We’ve seen the stock market fluctuating the last couple of weeks – from the highest of highs, to record lows. Monday experienced the steepest drop in six and a half years, and Tuesday morning, major indexes in Europe tumbled.
Professor Chris Hughen, an expert in finance at the University of Denver’s Daniel’s College of Business, says recently we’ve seen runs in the stock market, and I the last couple of days, we’ve seen a massive slide.
“Basically, for 2018, we’re about flat in terms of stock market performance, what’s really going on, is the world economy is starting to catch fire.”
Hughen says The U.S. economy has been doing very well, and so have European markets and growing markets. All of this is creating a demand for money, and it pushes up interest rates, and pushes up prices. Hughen says for young people, this doesn't mean much, since young people should be saving on a regular basis and be focusing on long term returns. He says to not panic, and be patient and wait out the bumps in the road so to speak.
“We’re probably going to see more volatility in the market place, and there are a couple reasons for that. First interest rates are rising around the world, and basically interest rates are negative for stock prices, the other thing we have to watch out for – is the Federal Reserve is basically unwinding the federal monetary stimulus. This is also going on in Europe as well, so as they remove this stimulus we’ve seen for the last ten years, we’re going to see a little more volatility.”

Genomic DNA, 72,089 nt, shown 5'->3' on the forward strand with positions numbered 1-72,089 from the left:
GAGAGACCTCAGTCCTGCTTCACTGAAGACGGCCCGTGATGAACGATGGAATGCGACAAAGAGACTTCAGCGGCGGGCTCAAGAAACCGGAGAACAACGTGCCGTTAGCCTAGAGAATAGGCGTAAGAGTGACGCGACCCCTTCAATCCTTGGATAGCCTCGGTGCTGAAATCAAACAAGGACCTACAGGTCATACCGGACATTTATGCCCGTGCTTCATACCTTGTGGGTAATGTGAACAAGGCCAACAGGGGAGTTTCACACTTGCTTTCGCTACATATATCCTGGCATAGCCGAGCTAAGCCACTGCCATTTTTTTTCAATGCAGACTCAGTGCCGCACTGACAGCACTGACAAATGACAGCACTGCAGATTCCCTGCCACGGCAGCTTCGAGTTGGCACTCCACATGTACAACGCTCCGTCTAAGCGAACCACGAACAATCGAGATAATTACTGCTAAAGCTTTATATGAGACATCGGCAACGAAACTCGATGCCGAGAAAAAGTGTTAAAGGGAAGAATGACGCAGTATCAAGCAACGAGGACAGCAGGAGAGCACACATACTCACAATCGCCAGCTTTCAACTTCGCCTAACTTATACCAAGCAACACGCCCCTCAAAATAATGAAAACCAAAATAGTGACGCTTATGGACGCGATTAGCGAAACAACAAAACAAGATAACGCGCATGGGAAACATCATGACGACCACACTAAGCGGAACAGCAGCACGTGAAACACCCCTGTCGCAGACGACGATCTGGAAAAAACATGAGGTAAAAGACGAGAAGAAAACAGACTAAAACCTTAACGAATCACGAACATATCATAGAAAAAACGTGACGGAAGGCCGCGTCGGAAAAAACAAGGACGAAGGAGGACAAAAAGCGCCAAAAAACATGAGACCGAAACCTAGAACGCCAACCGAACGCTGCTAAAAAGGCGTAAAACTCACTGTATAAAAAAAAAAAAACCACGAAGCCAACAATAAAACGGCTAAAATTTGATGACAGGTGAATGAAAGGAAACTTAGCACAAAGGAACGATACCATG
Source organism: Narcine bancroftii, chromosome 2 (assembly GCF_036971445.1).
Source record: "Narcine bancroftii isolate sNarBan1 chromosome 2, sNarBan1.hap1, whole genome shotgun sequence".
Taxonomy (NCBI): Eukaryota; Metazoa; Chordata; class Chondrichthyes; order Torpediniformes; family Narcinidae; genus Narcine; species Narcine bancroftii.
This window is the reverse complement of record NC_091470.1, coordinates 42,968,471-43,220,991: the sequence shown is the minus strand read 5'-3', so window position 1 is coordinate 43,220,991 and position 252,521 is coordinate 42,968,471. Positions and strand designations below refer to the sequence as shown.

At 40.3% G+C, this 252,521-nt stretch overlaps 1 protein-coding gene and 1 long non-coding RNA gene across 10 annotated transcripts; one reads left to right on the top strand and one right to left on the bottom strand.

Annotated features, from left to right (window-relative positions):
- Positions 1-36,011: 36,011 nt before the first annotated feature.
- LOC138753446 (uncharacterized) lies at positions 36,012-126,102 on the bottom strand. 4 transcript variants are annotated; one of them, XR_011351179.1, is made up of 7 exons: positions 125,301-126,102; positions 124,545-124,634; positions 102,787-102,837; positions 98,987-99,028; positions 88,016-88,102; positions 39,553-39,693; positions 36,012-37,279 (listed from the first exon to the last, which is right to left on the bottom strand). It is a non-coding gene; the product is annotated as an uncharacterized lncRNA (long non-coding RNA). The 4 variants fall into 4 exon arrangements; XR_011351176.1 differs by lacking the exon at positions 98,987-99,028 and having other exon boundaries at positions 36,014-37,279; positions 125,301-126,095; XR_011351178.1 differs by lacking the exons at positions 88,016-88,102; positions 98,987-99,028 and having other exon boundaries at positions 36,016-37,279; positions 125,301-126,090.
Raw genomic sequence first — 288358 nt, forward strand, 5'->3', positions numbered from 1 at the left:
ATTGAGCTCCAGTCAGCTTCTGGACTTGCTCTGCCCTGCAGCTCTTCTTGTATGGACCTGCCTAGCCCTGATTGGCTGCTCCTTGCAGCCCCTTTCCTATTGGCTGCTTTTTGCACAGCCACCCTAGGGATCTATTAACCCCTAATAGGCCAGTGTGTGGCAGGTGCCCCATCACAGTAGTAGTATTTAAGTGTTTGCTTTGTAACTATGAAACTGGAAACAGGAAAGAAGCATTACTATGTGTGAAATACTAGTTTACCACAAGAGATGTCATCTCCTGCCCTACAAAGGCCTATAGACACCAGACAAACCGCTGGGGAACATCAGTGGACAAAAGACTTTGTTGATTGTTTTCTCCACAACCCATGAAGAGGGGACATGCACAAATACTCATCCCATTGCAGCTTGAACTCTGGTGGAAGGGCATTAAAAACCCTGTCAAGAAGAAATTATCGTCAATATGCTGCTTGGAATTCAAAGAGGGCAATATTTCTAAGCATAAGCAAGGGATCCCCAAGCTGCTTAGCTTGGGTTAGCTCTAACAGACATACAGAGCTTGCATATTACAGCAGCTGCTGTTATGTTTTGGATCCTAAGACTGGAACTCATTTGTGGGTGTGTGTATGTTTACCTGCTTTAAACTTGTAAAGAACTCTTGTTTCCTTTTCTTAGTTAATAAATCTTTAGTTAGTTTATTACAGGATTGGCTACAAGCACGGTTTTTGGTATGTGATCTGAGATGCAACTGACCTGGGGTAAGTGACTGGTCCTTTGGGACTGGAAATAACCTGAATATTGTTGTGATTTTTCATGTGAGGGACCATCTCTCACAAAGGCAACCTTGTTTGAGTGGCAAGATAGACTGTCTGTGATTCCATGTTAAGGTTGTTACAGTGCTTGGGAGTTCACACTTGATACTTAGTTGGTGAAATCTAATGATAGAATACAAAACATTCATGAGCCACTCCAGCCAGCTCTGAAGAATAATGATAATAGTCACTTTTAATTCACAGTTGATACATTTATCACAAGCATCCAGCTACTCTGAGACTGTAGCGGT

As for who’s to blame for the recent fluctuations in the economy, Hughen says it’s much bigger than the person in the White House or which political party is in control right now. He says we may realize that later, but in the short term, it’s more complicated.
“The U.S. market is very much like a barge in some sense, the economy is very hard to move, especially over a short period of time, so I’m reluctant to give the President, regardless of the party, too much credit in terms of what is actually going on in the economy, they’ll have an effect in the long run, but not in the short run.”
Hughen says the best thing to do is focus on what you can control, and that includes saving money for things like a house, your retirement, or your child’s education.